6. Carol S
    Alabama
    Reply

    I had awful “brain zaps” and ringing in my ears when I started weaning myself off sertraline (Zoloft). My doctor said that 2 weeks should do it. After a year or so, I’m still on the smallest dose because I do need a little help, but a couple of times a week I still have very mild “brain zaps.” I’m beginning to question all medications and their effect on my body.

  7. Meg
    NC
    Reply

    I too had trouble getting off of Cymbalta. I tried the tapering method per my MD’s advice, but I was still having horrible symptoms and could only get as low as 30 mg. I read online that the capsules of Cymbalta have miniature tablets inside of them (not beads or powder like some capsules). Each 30 mg tablet had 6 capsules of 5 mg each, so I bought some empty capsules and decreased the mini tablets by 5 mg each week. Each time I went down a tablet, I would experience withdrawal symptoms but none as bad as trying to go from 30 to 0, so I kept on until I weened myself off. I know that a lot of physicians, pharmacists and other providers would be very leery of a patient doing this, but had I not, who knows what I would have had to suffer through. I have heard that some doctors may be able to prescribe these lower doses that can be made at compounding pharmacies, if you want to try the protocol but don’t want to risk opening up the capsules yourself.

  8. Liz
    Reply

    I was prescribed Cymbalta in 2005 and I still get violent muscle cramps in my legs even though I got off them gradually. I now have to take muscle relaxers daily and it doesn’t offer much relief.
    I was given Savella in April 2014 and within 10 days my tendons all over my body started to contract. My feet and hands started to turn into clawlike appendages that eased once I stopped taking it, but still suffer from severe tendon cramps that effect the whole side of my body from jaw to toes for hours or days at a time. Hydrocodone was helping but now of course can’t get a doctor to prescribe that anymore.

  9. Bryte
    Reply

    I too, had a really rotten time stopping Cymbalta, and my doctor did not believe me when I told him of the withdrawal. I had the terrible brain zaps, shakes, feverish feelings, fog, etc. I am already on Tramadol for Fibromyalgia, and I also take Xanax for anxiety, and really, if I did not have those two drugs to help, I do not know how bad it would really have been, as I did a taper. The withdrawal symptoms lasted about a good 5 weeks, and I had been on the Cymbalta for slightly over a year. I have also JUST discontinued Lyrica after 6 weeks at 300 mgs daily…another drug that I was promised had no withdrawal symptoms…it does, plus it made my hands and feet swell badly and walking was challenging to say the least…as Ariel said above, I am going to refuse any more “new” drugs for Fibromyalgia, as I am really disheartened by false promises and bad drugs. I do wish that medical marijuana was an option for me, but just now, it is not.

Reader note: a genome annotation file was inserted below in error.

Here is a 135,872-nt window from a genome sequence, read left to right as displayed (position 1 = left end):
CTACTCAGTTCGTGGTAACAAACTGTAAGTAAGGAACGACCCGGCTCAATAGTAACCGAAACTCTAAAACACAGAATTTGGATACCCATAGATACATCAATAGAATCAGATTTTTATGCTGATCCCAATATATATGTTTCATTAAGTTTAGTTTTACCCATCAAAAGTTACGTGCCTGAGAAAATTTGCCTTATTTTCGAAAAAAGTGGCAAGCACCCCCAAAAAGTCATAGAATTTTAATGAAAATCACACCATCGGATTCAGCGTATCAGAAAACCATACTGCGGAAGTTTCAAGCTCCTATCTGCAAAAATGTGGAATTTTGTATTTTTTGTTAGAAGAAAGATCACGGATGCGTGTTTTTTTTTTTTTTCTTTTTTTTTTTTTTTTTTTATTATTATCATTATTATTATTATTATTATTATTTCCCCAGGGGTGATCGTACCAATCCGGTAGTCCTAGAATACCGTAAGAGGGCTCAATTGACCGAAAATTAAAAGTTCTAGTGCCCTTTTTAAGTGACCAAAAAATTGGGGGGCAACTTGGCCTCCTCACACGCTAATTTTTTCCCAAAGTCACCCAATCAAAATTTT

10. Amy
    USA
    Reply

    My partner went off Cymbalta after tapering down to a low dose. Tapering did not help. He was in bed for two weeks. If I wasn’t unemployed at the time, he would have had to be hospitalized because he needed round the clock care. He will never go on that or Effexor again. He found two medications that have side effects but work much better. Cymbalta was a nightmare for him. Thank you for the great reporting.

  11. nasybax
    southeast USA
    Reply

    Yours is the ONLY item appearing in my In-Box that I NEVER DELETE before reading.

    Please keep up your excellent, necessary work.

    Thanks, nasybax

  12. Danielle
    Seattle
    Reply

    Some 20 years ago I went on Zoloft, it worked wonderfully for a while, then it didn’t. What a shock, literally, when I stopped it. There were no warnings back then to withdraw slowly and I went through hell with the brain zaps, panic, brain fog. My doctor thought I was exaggerating when I told her about it, saying she’d never heard of anything like that.
    Now that I have severe arthritis throughout my body, docs are trying to get me on Cymbalta. No thanks. I’m currently considering medical marijuana, it doesn’t come with a long list of severe side effects, though I know that anything you put in your body has some kind of effect.

  13. ariel
    USA
    Reply

    I too had problems getting off of Cymbalta. I ended up having to see a psychiatrist who knew how to Taper me off of it. He told me that lots of patients had problems getting off this med.
    He said some people are never able to get off of it after starting using Cymbalta. This was a few years ago when it was a newer med on the market. He told me that he was going to stop prescribing the newer meds until they had been out on the market for a while.
    also.. Effexor gave my now x husband seizures. I have refused to be put on any of these types meds to help with my fibro. out of fear of side effects and my body getting addicted to
    these meds.